The Washington metropolitan area continued to crawl out of its COVID-induced spike in joblessness in February, but continues to have a long way to go to regain the strength it had headed into the pandemic.
With 3,316,299 metro-area residents in the civilian workforce and 189,442 looking for jobs, the local region’s jobless rate stood at 5.7 percent in March, according to figures reported April 7 by the federal Bureau of Labor Statistics.
That’s down from 6 percent to start the year, but remains a tick over twice the rate of 2.8 percent recorded in February 2020, the last month before the nation’s economy began contracting due to the pandemic.
The Washington region was one of 383 of the nation’s 389 metro corridors to record higher year-over-year joblessness, with four showing improvements and two effectively unchanged. A total of 48 of those metro areas had jobless rates less than 4 percent, while 18 areas had rates of more than 10 percent.
Among all metro areas nationally, the best jobs picture was found in Logan (Utah), with a jobless rate of 2.6 percent. The highest rate was found in El Centro (Calif.) at 15.9 percent.
Among the 51 metro areas with populations of more than a million, Birmingham (3.5 percent) and Salt Lake City (3.6 percent) had the lowest unemployment rates, with Los Angeles (9.9 percent) and New York City (9.8 percent) the highest.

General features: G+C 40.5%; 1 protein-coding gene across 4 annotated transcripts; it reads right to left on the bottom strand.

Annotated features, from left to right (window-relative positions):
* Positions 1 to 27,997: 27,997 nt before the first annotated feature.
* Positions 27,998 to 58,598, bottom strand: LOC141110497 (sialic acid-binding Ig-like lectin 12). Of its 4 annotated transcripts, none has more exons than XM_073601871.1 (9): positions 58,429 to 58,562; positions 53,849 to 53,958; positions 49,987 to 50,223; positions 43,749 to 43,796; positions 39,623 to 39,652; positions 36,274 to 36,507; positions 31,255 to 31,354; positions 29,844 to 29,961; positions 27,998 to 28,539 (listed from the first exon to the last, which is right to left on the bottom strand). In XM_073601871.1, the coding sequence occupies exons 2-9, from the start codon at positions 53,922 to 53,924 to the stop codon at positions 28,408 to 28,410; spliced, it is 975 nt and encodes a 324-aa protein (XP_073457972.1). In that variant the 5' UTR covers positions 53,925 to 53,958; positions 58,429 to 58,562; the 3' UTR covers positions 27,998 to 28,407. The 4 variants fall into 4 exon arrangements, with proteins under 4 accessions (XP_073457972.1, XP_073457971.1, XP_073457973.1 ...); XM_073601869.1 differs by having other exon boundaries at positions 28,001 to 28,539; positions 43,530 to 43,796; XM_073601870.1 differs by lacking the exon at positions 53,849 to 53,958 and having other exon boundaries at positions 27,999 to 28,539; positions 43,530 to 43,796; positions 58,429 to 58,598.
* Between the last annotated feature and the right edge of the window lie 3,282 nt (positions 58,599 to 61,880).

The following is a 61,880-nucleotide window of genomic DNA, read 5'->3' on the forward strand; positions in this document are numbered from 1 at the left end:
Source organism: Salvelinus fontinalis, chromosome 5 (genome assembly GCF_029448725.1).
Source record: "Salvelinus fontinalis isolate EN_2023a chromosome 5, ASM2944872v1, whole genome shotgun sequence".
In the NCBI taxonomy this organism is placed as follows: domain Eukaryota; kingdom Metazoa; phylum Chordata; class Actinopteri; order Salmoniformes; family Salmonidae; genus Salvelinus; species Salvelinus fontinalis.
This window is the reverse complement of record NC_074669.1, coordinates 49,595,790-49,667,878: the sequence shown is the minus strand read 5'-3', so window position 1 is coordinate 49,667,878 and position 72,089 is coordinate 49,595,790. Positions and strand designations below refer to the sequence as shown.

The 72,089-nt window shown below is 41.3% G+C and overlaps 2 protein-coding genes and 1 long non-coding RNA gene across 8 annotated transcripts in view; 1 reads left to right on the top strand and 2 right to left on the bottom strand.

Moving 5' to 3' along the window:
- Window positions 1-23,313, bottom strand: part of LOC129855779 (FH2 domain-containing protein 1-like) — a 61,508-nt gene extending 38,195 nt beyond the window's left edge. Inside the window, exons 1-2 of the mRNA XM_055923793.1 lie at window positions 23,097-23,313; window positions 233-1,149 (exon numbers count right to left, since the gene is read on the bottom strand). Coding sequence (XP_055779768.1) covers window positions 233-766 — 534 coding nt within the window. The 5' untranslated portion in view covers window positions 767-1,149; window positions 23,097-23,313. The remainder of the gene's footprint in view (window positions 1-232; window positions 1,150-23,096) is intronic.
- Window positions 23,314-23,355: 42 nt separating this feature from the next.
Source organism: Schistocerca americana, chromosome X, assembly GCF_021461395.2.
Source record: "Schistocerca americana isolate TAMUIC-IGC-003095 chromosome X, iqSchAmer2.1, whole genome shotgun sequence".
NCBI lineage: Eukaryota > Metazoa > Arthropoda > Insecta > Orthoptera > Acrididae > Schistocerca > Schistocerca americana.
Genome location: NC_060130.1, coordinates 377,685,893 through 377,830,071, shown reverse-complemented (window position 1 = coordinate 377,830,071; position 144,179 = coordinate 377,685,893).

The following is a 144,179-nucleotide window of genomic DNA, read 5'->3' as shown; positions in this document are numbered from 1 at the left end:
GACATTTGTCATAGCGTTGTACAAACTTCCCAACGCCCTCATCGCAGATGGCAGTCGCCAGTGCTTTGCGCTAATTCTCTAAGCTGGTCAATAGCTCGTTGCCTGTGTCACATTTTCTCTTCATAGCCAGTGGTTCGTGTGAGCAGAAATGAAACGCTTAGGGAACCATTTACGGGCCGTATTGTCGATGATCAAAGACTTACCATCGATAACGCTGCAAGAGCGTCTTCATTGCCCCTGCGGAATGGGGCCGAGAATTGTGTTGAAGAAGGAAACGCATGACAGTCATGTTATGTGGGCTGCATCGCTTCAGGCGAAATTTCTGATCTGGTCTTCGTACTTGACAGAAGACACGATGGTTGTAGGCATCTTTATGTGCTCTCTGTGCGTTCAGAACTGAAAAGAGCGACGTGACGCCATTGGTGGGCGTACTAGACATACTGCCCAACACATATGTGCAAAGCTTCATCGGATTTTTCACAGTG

(Among the 51 high-population areas, just one – Cleveland – reported lower joblessness than a year before.)
Some good news coming out of the February data: For the first time since the onset of the pandemic, no state had a jobless rate above 10 percent for the month, with Hawaii (9.2 percent) and New York (8.9 percent) the highest.
For the month, 27 states had rates lower than the national jobless rate of 6.6 percent for the month, 12 states (plus the District of Columbia) were higher and 11 were essentially the same.
The Midwest (minus Illinois) had some of the strongest jobs pictures, while much of the Northeast corridor – along with California, Nevada and New Mexico – remained in the employment doldrums.
In Virginia, February’s jobless rate of 5.4 percent was down slightly from January but more than twice the rate of 2.5 percent from February 2020. For the month, the state reported 4.23 million in the civilian workforce and 227,700 looking for jobs.
Among various metro areas of Virginia (outside the Washington region), Charlottesville and Lynchburg each had state-low jobless rates of 4.5 percent, while Hampton Roads posted the highest rate, at 6.2 percent.
All the Virginia metro corridors showed improvement from a month before, but remained well above the jobless rates recorded in February 2020.